Me: Dingle, the police exist to investigate crime?

D: Yes

Me: So all crime is investigated by the Police Service of Northern Ireland?

D: Not necessarily.

Me: What crimes would the PSNI not investigate?

D: If a police officer was alleged to have committed a crime.

Me: Who investigates that?

D: The Police Ombudsman for Northern Ireland.

Me: Is he a policeman?

D: No , but he employs former policemen-and women.

Me: So they investigate the police who are alleged to have committed crimes?

D: Yes

Me: And if they think they have, what then? Does one of these police persons make a report?

D: No the Police Ombudsman makes a report.

Me: But he is not a policeman?

D: Quite so. They can recommend that the policeman is prosecuted.

Me: Who does that?

D: The Director of Public Prosecutions

Me: So he prosecutes policemen?

D: If need be

Me: So what happens if the Police Ombudsman thinks that the policeman should simply be reprimanded?

D: He reports to the Chief Constable, who decides on a punishment.

Me: What if the Chief Constable is reported as having done something wrong?

D: The Police Ombudsman investigates that

Me: So do these three people ever speak?

D: Yes , when the Police Ombudsman produced a very critical report on Loughinisland, the Chief Constable thought it was very good. Although when Mr Justice McCloskey said it was very bad, George said that he tended to agree with him.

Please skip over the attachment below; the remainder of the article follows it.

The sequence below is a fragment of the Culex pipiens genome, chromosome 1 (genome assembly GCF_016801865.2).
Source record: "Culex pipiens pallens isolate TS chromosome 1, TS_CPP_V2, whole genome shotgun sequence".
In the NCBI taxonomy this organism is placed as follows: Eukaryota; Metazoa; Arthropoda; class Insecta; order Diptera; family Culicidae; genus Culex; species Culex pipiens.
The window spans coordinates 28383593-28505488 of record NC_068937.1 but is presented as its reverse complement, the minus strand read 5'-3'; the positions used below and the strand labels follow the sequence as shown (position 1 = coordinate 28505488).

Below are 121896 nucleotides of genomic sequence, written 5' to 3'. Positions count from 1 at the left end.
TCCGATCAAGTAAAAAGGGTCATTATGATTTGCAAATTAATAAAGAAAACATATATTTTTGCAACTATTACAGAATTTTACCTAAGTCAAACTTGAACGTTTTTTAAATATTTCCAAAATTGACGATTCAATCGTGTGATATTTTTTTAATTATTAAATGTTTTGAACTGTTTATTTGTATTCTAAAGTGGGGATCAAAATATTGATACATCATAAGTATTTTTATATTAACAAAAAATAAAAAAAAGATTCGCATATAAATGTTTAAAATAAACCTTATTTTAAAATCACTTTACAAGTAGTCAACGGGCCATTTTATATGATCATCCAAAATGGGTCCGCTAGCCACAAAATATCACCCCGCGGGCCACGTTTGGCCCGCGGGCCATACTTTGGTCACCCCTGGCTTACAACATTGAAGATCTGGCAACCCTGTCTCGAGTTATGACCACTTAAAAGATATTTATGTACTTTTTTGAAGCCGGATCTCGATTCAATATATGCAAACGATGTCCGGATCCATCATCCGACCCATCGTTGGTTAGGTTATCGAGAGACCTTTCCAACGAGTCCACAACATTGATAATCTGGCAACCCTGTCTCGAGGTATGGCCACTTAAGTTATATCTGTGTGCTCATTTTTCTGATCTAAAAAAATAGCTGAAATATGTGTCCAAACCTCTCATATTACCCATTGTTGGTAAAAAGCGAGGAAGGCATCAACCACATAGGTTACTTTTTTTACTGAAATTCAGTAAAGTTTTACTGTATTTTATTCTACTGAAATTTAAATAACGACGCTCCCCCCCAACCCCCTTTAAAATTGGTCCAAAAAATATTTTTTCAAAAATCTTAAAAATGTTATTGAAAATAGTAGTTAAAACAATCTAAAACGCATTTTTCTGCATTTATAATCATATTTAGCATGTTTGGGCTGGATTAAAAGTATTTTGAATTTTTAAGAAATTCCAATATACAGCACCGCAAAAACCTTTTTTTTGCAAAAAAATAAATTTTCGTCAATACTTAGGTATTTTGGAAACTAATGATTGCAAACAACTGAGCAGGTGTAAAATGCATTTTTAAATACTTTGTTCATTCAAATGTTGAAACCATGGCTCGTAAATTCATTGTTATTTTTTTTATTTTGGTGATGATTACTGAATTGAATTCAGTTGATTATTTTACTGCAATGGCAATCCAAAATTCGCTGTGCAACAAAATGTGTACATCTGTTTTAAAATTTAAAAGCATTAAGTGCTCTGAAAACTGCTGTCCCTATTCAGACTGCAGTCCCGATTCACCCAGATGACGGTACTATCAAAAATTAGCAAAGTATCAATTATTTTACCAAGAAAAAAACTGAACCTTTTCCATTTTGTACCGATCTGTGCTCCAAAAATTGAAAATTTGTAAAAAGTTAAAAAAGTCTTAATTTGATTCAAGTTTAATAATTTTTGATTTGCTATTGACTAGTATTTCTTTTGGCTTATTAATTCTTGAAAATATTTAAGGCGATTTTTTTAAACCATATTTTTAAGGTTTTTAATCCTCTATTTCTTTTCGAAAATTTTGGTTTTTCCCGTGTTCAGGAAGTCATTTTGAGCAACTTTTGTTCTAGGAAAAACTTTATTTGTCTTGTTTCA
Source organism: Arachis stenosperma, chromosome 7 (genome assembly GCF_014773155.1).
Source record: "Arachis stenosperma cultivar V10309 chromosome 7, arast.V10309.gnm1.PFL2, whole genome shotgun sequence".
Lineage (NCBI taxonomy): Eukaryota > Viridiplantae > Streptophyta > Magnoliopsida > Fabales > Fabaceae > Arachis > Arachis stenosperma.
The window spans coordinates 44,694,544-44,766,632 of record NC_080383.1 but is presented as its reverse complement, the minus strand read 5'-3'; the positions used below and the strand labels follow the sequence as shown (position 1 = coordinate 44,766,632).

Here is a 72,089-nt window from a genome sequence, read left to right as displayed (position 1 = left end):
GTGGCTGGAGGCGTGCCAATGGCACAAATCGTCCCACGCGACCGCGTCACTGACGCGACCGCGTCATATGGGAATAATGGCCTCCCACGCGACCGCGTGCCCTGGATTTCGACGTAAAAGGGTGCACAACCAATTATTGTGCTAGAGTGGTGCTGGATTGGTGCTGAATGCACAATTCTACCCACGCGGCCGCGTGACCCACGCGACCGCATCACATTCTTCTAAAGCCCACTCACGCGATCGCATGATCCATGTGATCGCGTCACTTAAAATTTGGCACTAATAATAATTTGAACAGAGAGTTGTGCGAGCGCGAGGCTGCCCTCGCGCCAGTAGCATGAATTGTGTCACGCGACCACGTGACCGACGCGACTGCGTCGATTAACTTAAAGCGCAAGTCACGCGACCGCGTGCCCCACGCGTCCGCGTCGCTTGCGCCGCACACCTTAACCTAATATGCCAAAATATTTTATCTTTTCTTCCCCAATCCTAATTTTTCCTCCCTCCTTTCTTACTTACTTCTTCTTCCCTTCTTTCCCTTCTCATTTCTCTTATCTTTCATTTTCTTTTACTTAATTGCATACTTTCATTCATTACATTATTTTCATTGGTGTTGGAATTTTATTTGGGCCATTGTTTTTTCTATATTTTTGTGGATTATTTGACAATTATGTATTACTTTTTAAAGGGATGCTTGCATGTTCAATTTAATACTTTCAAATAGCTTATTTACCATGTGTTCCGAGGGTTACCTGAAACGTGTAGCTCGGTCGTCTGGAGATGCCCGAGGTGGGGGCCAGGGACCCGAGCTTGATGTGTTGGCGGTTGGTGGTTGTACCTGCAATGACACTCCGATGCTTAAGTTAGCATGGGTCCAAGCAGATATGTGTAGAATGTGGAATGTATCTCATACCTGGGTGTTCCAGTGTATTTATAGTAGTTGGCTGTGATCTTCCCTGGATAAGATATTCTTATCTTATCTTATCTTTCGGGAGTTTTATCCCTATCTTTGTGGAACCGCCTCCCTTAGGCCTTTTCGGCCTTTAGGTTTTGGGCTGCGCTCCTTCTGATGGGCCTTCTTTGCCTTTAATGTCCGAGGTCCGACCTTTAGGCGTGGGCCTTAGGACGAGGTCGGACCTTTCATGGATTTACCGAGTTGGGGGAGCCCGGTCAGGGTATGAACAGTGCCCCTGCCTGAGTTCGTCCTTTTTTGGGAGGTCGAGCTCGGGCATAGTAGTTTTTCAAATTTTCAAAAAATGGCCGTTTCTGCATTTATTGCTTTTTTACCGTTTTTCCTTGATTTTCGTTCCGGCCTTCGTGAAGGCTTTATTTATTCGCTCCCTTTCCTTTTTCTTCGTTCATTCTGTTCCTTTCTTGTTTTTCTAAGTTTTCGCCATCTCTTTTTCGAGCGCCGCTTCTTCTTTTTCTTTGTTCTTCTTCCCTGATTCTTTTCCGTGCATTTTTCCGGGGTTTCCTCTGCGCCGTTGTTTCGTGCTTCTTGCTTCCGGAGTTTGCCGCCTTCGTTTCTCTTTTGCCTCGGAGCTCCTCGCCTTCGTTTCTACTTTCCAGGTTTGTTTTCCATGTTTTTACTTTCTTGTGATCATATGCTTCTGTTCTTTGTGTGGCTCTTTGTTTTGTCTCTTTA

Me: Is that it?

D: Oh no. The Police Ombudsman is investigating the Chief Constable as we speak.

Me: That must be embarrassing ?

D: Perhaps. You see, the Police Ombudsman investigated the man called Stake Knife but because there were lots of Brit Spooks involved [which he is not allowed to investigate] he gave the files to the Director of Public Prosecutions.

Me: And he investigated it!

D: No he can’t he gave it back to the Chief Constable.

Me: And he investigated it!

D: No he can’t because the courts said that his force is biased in favour of the Brit Spooks, so he gave it to a man called Jon Boucher, the Chief Constable of Bedfordshire Constabulary.

Me: And his force investigated it!

D: noooo, he is acting with all the powers of the PSNI and his officers come from all arts and parts and he is being judicially reviewed because he works for PSNI.

Me: But apart from that one, there are no complications are there?

D: Weeelll….

Me: Tell me!

D: Some of the Chief Constable’s former senior officers say that the Police Ombudsman’s report into Loughinisland was unfair towards them.

Me: Why?

D: Audi alteram partem.

Me: Ah! so what did they do?

D: They judicially reviewed the report.

Me: How did the Police Ombudsman react to that?